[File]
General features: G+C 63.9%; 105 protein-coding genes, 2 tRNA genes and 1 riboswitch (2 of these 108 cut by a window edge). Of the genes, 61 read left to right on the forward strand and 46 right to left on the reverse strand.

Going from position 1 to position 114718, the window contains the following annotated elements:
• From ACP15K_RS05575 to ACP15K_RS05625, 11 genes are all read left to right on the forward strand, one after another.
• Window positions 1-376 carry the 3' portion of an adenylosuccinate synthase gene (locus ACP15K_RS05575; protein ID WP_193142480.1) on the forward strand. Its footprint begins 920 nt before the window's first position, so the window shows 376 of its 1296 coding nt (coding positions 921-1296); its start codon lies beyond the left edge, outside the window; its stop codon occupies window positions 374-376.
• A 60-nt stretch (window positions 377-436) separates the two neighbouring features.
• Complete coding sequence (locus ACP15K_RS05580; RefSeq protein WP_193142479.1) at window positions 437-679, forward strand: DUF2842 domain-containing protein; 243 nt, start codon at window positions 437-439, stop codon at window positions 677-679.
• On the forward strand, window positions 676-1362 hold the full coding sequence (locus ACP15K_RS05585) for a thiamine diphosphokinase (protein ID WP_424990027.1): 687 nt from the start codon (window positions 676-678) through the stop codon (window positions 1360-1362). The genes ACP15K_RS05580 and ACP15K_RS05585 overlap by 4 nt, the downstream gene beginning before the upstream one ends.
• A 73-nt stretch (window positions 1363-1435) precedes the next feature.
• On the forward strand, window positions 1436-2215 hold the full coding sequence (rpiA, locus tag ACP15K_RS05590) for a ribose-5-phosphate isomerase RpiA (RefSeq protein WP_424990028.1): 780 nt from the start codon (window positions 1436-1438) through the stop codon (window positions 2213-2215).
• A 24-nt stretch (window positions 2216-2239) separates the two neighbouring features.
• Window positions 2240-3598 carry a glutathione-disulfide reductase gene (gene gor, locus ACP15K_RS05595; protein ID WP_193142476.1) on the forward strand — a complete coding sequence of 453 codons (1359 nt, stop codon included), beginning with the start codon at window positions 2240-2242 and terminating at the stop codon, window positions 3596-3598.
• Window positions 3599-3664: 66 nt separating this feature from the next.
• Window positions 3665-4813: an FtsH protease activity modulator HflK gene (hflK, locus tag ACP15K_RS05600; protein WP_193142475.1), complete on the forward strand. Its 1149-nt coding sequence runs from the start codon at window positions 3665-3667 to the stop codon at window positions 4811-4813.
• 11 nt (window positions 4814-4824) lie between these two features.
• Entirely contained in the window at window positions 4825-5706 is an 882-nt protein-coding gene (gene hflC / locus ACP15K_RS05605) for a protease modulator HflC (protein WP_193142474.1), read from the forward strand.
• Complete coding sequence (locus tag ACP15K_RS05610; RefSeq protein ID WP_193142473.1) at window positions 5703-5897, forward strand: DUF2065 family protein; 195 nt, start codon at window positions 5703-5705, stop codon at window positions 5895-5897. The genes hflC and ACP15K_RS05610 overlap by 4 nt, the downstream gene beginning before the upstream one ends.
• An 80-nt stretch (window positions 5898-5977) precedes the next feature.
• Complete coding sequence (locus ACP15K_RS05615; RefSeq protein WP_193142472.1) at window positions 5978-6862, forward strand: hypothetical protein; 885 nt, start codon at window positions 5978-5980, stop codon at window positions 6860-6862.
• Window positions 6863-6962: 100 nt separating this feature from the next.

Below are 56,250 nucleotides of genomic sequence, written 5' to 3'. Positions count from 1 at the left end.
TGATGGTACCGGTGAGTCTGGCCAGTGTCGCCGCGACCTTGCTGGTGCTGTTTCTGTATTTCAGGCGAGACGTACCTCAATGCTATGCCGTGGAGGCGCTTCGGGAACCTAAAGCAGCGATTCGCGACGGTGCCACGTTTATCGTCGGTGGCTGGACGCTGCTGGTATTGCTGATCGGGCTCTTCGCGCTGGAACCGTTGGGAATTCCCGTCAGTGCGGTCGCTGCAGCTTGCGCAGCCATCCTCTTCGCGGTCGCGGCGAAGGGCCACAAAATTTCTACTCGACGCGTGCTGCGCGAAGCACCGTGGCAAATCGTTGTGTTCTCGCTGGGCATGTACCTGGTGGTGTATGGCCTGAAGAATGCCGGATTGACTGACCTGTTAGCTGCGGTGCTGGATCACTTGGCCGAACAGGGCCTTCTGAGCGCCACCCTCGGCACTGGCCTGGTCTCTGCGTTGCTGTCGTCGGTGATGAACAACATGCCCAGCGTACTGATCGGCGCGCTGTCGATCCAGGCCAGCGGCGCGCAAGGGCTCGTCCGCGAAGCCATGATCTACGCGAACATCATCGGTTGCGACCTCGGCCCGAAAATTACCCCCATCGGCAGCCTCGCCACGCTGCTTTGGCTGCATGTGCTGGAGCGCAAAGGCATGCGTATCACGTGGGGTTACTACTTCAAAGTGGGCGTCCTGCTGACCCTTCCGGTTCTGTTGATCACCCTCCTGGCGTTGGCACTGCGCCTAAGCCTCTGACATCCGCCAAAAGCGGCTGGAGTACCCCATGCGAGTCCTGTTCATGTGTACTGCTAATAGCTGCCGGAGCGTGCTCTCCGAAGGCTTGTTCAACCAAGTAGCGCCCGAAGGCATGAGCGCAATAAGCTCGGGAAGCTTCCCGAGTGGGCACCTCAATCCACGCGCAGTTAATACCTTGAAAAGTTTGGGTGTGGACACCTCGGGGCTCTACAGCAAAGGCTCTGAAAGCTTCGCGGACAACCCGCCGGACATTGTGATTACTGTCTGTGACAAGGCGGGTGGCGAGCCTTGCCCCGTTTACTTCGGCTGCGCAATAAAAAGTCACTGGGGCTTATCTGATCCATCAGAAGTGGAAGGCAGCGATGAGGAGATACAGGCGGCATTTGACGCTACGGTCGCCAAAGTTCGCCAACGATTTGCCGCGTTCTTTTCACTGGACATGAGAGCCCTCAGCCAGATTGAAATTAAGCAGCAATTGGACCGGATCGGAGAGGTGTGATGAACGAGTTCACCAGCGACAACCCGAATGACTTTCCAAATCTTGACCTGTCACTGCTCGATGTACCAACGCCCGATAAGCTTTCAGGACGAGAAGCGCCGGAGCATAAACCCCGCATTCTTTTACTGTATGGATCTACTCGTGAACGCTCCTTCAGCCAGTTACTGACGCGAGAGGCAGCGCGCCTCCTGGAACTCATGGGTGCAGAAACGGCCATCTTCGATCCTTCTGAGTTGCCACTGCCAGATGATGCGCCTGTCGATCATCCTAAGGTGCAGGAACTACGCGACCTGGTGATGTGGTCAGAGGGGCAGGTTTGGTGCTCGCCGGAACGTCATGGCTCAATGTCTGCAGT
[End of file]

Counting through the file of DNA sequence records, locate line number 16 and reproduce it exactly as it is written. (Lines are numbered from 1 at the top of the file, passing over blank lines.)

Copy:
• Complete coding sequence (locus tag ACP15K_RS05610; RefSeq protein ID WP_193142473.1) at window positions 5703-5897, forward strand: DUF2065 family protein; 195 nt, start codon at window positions 5703-5705, stop codon at window positions 5895-5897. The genes hflC and ACP15K_RS05610 overlap by 4 nt, the downstream gene beginning before the upstream one ends.